5 steps to a successful career


Consider these lessons from team members who've been there-and done that-and build the ?foundation for a lasting career that offers opportunities to grow and celebrates your passion for practice.

During my first week working at NorthStar Vets, I was sitting in a planning meeting with the hospital administrator when there was a knock at the door. Dr. Jennifer Kim, who leads the oncology department, stepped into the room holding a small cat.

"This is Norman," she said. "He's our new hospital cat, and he needs to get used to being around people."

She put Norman in my lap, turned, and stepped back out of the room. I started petting the little guy and the meeting resumed without missing a beat. That's the moment I knew I was going to love working in a veterinary hospital.

Recently, I asked friends in the veterinary profession what they loved most about their jobs. Then I took that insight and created this list of steps you should take now to break into, advance, or reinvigorate your career.

1. Love what you do

Stay true to the kind of work that gets you excited. The thing that makes veterinary medicine great is that people go into this career because they absolutely love what they do. Most team members knew they wanted to be working with animals since they were children. You don't necessarily find that level of passion anywhere else.

2. Differentiate yourself

Be yourself and offer your special talents to stand out from the crowd. You possess a unique set of skills that can separate you from your peers and make you stand out. Over the years, I've started side projects that were not only fulfilling and fun, but gave me an opportunity to do things that nobody else was doing. From working with Dr. Hillary Israeli to launch Generation Vet, the first online graphic novel about today's veterinarian, to starting my own consulting business for a brief time, I've had the opportunity to make my mark on our industry.

3. Be open to new experiences

Take on new tasks and try new things. In my role as marketing director, I work side-by-side with the team at NorthStar Vets to set the standard for our medicine, culture, and client service. I've also observed this team do amazing things. I've seen Dr. Michael Doolen and Dr. Garrett Levin's open reduction with toggle-and-suture on a rabbit's luxating hip; Dr. Daniel Stobie's new approach for correcting luxating patellas currently being studied; and Dr. Laurie Culbert and Dr. Melissa Logan's canine craniectomy and titanium mesh installation (see "Prepare to be amazed" at right). I was awestruck to watch these miraculous efforts in animal health.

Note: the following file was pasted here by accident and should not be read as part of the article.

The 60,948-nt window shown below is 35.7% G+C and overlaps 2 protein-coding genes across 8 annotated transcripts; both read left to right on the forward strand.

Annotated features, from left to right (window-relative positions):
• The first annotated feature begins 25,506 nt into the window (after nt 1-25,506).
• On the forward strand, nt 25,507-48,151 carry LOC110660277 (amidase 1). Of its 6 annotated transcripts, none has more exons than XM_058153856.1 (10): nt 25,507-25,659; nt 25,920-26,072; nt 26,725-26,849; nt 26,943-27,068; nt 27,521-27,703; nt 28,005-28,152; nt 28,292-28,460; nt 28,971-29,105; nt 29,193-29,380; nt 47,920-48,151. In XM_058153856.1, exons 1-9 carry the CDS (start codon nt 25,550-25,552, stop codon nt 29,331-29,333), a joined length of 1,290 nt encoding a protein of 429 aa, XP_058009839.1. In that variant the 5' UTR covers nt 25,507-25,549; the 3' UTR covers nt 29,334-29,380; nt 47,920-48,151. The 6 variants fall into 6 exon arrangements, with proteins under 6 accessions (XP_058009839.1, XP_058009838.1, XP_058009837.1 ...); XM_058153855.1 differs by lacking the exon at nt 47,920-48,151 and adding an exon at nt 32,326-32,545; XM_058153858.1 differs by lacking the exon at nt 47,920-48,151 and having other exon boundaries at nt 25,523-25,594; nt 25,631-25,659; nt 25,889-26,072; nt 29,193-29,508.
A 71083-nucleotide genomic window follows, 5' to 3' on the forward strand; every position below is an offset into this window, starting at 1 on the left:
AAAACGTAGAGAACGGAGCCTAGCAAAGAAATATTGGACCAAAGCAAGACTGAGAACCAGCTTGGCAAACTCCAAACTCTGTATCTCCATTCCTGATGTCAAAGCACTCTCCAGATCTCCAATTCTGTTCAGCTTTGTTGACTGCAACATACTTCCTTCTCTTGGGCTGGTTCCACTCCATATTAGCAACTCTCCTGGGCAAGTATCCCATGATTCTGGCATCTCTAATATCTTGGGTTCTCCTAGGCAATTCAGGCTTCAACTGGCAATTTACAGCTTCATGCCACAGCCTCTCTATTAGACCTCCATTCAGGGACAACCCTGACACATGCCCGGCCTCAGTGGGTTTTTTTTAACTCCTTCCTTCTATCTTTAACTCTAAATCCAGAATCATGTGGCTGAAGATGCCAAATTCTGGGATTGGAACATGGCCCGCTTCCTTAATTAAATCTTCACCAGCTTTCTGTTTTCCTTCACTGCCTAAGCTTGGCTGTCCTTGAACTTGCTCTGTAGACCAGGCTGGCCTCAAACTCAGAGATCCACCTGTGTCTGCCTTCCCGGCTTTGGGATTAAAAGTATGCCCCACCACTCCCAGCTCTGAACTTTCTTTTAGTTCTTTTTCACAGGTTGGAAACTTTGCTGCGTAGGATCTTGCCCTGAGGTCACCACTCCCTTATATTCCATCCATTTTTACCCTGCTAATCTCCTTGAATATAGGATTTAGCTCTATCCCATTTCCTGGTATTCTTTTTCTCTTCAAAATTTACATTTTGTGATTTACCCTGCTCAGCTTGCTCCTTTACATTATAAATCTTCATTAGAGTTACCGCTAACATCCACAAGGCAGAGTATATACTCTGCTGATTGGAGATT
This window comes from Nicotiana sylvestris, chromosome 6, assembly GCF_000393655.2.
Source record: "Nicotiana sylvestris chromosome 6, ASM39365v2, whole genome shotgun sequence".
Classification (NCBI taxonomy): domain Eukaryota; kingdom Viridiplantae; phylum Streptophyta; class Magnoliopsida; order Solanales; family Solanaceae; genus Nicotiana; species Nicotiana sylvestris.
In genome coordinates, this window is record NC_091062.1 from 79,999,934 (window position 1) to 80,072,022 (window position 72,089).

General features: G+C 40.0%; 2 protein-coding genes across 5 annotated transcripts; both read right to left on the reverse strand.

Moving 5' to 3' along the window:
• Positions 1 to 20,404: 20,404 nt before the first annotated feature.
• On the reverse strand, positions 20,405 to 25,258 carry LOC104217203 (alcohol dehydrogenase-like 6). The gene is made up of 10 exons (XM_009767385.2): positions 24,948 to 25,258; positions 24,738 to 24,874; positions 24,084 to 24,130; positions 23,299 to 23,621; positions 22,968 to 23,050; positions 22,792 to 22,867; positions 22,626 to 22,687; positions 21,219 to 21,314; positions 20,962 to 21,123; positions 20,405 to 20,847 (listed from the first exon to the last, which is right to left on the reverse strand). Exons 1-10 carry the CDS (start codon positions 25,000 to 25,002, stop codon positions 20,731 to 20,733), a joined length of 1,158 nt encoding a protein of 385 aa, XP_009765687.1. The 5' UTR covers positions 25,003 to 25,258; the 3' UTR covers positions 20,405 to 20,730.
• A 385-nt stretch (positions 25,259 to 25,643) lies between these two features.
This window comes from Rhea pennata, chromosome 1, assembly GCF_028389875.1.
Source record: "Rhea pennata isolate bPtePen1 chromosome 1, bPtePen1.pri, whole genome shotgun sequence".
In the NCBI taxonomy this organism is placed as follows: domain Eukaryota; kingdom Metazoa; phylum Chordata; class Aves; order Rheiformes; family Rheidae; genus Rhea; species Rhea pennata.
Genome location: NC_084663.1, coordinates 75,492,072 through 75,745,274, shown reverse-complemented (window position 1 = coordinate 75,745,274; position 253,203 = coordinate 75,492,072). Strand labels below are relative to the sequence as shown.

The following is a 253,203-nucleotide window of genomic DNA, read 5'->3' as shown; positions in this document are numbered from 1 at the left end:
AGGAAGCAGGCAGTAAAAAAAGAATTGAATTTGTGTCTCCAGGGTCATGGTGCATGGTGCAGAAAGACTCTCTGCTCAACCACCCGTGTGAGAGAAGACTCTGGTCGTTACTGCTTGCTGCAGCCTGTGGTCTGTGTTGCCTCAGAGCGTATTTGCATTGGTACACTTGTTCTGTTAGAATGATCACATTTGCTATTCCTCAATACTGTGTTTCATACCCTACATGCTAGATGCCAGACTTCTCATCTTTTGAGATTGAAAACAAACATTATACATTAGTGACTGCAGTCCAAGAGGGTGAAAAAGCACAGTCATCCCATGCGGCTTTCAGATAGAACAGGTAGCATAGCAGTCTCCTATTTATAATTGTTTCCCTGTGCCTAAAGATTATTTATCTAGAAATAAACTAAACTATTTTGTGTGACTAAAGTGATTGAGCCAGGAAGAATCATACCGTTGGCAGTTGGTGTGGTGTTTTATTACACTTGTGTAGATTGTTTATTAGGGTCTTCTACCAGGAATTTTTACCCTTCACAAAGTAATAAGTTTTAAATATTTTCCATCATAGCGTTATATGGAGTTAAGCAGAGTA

Equally incredible is the way the veterinarians work with fellow specialists and technicians to solve problems and take a team approach to medicine. Even the way the team relates to our clients has taught me a lot about empathy, friendship, and relationship building. If you're looking from inspiration from a leader, Dr. Laurie Culbert, DACVS, is a prime example of empathy and collaboration at NorthStar Vets. Last fall, she donated her time and expertise to the Marine Mammal Stranding Center in Brigantine, N.J., to perform surgery on a stranded grey seal with osteomyelitis and an infection. An animal that would have certainly not survived on its own was healed and released back into the ocean. If you always remember that you have something new to learn, you will evolve professionally and personally.

4. Develop your skills

When you're conducting your job search, ask potential employers how they will support your continuing education and make this criteria important in your job search. Find an employer who will not only give you a shot at embarking on your career, but one who takes the time to teach you new skills and makes sure you get training to grow in your chosen area of expertise. This is critical for your long-term career path.

When I moved from industry partner to team member, I felt even more connected than ever to everything that happens in practice. As a result, I've spent much more time building personal relationships with the team members I work with on the East Coast, and I'm finding new ways to be of value beyond my job description. For example, when Hurricane Sandy hit New Jersey, I leveraged my personal and social media networks to connect suddenly out-of-work technicians with volunteer opportunities while their practices were knocked out. I also helped connect other industry partners who could donate supplies with team members working in suddenly under-stocked animal shelters.

5. Network

Connecting within the industry can open many doors. It was through years of building relationships with the team at NorthStar Vets that I was able to learn of a job opportunity at my practice the day it was available. No matter where you live, attend every conference, lecture, and industry social event you can, and meet new people. Then keep in touch in person or by phone, email, or social media.

By following these five steps, you will not only find yourself with a rewarding career­—you'll enjoy your profession and set the stage for a lifetime of loving your job.

Find some inspiration

Phil Barnes is the marketing director for NorthStar Vets, the veterinary emergency, trauma, and specialty hospital currently serving New Jersey, eastern Pennsylvania, northern Delaware, and the greater New York City areas. Connect with Barnes at dvm360.com/community.

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